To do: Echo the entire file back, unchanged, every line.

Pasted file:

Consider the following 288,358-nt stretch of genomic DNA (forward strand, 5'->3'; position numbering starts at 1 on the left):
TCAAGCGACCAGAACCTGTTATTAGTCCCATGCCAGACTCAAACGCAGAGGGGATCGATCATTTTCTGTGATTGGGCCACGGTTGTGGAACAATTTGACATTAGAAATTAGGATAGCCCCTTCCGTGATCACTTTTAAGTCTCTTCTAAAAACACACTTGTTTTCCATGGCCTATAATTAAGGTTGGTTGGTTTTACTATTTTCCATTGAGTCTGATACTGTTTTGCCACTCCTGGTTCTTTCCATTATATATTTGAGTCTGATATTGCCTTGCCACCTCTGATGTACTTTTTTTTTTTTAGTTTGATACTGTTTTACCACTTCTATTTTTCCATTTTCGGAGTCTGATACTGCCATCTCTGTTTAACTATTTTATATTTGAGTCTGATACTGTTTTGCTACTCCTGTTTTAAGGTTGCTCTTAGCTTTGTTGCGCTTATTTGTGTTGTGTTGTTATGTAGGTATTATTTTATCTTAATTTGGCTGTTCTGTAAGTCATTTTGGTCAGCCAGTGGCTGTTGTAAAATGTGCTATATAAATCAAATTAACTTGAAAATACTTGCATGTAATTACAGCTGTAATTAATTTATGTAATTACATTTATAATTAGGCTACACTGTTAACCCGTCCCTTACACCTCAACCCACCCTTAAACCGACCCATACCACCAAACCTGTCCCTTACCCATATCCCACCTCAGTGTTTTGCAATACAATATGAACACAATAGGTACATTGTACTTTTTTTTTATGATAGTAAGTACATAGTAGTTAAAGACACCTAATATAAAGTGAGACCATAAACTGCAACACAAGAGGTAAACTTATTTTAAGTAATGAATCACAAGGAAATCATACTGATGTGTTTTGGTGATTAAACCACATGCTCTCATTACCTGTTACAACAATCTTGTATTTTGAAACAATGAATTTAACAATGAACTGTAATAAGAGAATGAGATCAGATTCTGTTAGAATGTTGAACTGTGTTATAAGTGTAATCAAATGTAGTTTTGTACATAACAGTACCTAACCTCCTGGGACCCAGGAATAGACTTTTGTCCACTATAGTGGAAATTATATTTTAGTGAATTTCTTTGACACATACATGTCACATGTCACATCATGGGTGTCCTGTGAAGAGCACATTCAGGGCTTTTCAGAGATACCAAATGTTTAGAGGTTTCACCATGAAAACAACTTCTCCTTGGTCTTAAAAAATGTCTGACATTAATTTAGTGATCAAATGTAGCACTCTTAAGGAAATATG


Consider the following 288,358-nt stretch of genomic DNA (forward strand, 5'->3'; position numbering starts at 1 on the left):
TCAAGCGACCAGAACCTGTTATTAGTCCCATGCCAGACTCAAACGCAGAGGGGATCGATCATTTTCTGTGATTGGGCCACGGTTGTGGAACAATTTGACATTAGAAATTAGGATAGCCCCTTCCGTGATCACTTTTAAGTCTCTTCTAAAAACACACTTGTTTTCCATGGCCTATAATTAAGGTTGGTTGGTTTTACTATTTTCCATTGAGTCTGATACTGTTTTGCCACTCCTGGTTCTTTCCATTATATATTTGAGTCTGATATTGCCTTGCCACCTCTGATGTACTTTTTTTTTTTTAGTTTGATACTGTTTTACCACTTCTATTTTTCCATTTTCGGAGTCTGATACTGCCATCTCTGTTTAACTATTTTATATTTGAGTCTGATACTGTTTTGCTACTCCTGTTTTAAGGTTGCTCTTAGCTTTGTTGCGCTTATTTGTGTTGTGTTGTTATGTAGGTATTATTTTATCTTAATTTGGCTGTTCTGTAAGTCATTTTGGTCAGCCAGTGGCTGTTGTAAAATGTGCTATATAAATCAAATTAACTTGAAAATACTTGCATGTAATTACAGCTGTAATTAATTTATGTAATTACATTTATAATTAGGCTACACTGTTAACCCGTCCCTTACACCTCAACCCACCCTTAAACCGACCCATACCACCAAACCTGTCCCTTACCCATATCCCACCTCAGTGTTTTGCAATACAATATGAACACAATAGGTACATTGTACTTTTTTTTTATGATAGTAAGTACATAGTAGTTAAAGACACCTAATATAAAGTGAGACCATAAACTGCAACACAAGAGGTAAACTTATTTTAAGTAATGAATCACAAGGAAATCATACTGATGTGTTTTGGTGATTAAACCACATGCTCTCATTACCTGTTACAACAATCTTGTATTTTGAAACAATGAATTTAACAATGAACTGTAATAAGAGAATGAGATCAGATTCTGTTAGAATGTTGAACTGTGTTATAAGTGTAATCAAATGTAGTTTTGTACATAACAGTACCTAACCTCCTGGGACCCAGGAATAGACTTTTGTCCACTATAGTGGAAATTATATTTTAGTGAATTTCTTTGACACATACATGTCACATGTCACATCATGGGTGTCCTGTGAAGAGCACATTCAGGGCTTTTCAGAGATACCAAATGTTTAGAGGTTTCACCATGAAAACAACTTCTCCTTGGTCTTAAAAAATGTCTGACATTAATTTAGTGATCAAATGTAGCACTCTTAAGGAAATATG